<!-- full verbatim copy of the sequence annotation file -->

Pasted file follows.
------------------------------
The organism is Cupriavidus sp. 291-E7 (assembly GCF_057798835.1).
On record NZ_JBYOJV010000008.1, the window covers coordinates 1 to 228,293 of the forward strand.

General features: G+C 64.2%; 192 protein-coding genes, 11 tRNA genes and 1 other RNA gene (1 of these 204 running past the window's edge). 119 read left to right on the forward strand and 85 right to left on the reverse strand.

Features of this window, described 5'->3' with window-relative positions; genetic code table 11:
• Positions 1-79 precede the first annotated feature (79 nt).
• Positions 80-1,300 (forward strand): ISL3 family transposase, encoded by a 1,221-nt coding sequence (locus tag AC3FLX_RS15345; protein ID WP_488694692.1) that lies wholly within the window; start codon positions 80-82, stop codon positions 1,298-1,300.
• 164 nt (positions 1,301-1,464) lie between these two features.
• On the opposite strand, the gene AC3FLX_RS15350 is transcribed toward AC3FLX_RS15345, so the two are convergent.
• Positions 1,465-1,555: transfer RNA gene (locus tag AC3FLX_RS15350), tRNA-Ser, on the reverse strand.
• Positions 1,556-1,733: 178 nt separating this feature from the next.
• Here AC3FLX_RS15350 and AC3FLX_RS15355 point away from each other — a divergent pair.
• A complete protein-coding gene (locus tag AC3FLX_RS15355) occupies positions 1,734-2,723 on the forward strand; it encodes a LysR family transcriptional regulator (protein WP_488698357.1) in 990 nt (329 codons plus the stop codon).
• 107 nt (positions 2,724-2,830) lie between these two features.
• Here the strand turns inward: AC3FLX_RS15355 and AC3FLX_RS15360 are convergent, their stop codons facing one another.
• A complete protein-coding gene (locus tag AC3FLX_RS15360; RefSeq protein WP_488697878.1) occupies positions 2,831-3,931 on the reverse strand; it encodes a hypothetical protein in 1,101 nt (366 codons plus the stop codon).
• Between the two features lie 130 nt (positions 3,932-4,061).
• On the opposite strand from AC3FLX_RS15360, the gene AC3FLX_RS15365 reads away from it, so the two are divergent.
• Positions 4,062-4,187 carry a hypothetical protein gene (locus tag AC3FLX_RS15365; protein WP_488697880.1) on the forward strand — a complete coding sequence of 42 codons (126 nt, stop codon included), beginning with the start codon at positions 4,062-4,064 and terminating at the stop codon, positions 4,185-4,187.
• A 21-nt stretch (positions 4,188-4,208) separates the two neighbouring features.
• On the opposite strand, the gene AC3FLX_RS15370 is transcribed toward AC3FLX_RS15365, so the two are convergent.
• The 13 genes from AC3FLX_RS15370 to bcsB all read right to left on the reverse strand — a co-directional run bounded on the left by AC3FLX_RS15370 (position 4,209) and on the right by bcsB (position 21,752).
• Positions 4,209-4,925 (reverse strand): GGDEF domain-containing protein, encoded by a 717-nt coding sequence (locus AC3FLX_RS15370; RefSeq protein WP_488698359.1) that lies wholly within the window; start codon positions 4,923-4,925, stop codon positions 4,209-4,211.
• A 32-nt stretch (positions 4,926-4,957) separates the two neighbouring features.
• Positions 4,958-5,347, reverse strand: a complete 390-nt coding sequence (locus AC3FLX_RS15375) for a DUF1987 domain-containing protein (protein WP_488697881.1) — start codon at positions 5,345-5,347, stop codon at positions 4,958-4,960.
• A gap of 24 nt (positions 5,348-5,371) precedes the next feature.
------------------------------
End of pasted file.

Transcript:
The organism is Cupriavidus sp. 291-E7 (assembly GCF_057798835.1).
On record NZ_JBYOJV010000008.1, the window covers coordinates 1 to 228,293 of the forward strand.

General features: G+C 64.2%; 192 protein-coding genes, 11 tRNA genes and 1 other RNA gene (1 of these 204 running past the window's edge). 119 read left to right on the forward strand and 85 right to left on the reverse strand.

Features of this window, described 5'->3' with window-relative positions; genetic code table 11:
• Positions 1-79 precede the first annotated feature (79 nt).
• Positions 80-1,300 (forward strand): ISL3 family transposase, encoded by a 1,221-nt coding sequence (locus tag AC3FLX_RS15345; protein ID WP_488694692.1) that lies wholly within the window; start codon positions 80-82, stop codon positions 1,298-1,300.
• 164 nt (positions 1,301-1,464) lie between these two features.
• On the opposite strand, the gene AC3FLX_RS15350 is transcribed toward AC3FLX_RS15345, so the two are convergent.
• Positions 1,465-1,555: transfer RNA gene (locus tag AC3FLX_RS15350), tRNA-Ser, on the reverse strand.
• Positions 1,556-1,733: 178 nt separating this feature from the next.
• Here AC3FLX_RS15350 and AC3FLX_RS15355 point away from each other — a divergent pair.
• A complete protein-coding gene (locus tag AC3FLX_RS15355) occupies positions 1,734-2,723 on the forward strand; it encodes a LysR family transcriptional regulator (protein WP_488698357.1) in 990 nt (329 codons plus the stop codon).
• 107 nt (positions 2,724-2,830) lie between these two features.
• Here the strand turns inward: AC3FLX_RS15355 and AC3FLX_RS15360 are convergent, their stop codons facing one another.
• A complete protein-coding gene (locus tag AC3FLX_RS15360; RefSeq protein WP_488697878.1) occupies positions 2,831-3,931 on the reverse strand; it encodes a hypothetical protein in 1,101 nt (366 codons plus the stop codon).
• Between the two features lie 130 nt (positions 3,932-4,061).
• On the opposite strand from AC3FLX_RS15360, the gene AC3FLX_RS15365 reads away from it, so the two are divergent.
• Positions 4,062-4,187 carry a hypothetical protein gene (locus tag AC3FLX_RS15365; protein WP_488697880.1) on the forward strand — a complete coding sequence of 42 codons (126 nt, stop codon included), beginning with the start codon at positions 4,062-4,064 and terminating at the stop codon, positions 4,185-4,187.
• A 21-nt stretch (positions 4,188-4,208) separates the two neighbouring features.
• On the opposite strand, the gene AC3FLX_RS15370 is transcribed toward AC3FLX_RS15365, so the two are convergent.
• The 13 genes from AC3FLX_RS15370 to bcsB all read right to left on the reverse strand — a co-directional run bounded on the left by AC3FLX_RS15370 (position 4,209) and on the right by bcsB (position 21,752).
• Positions 4,209-4,925 (reverse strand): GGDEF domain-containing protein, encoded by a 717-nt coding sequence (locus AC3FLX_RS15370; RefSeq protein WP_488698359.1) that lies wholly within the window; start codon positions 4,923-4,925, stop codon positions 4,209-4,211.
• A 32-nt stretch (positions 4,926-4,957) separates the two neighbouring features.
• Positions 4,958-5,347, reverse strand: a complete 390-nt coding sequence (locus AC3FLX_RS15375) for a DUF1987 domain-containing protein (protein WP_488697881.1) — start codon at positions 5,345-5,347, stop codon at positions 4,958-4,960.
• A gap of 24 nt (positions 5,348-5,371) precedes the next feature.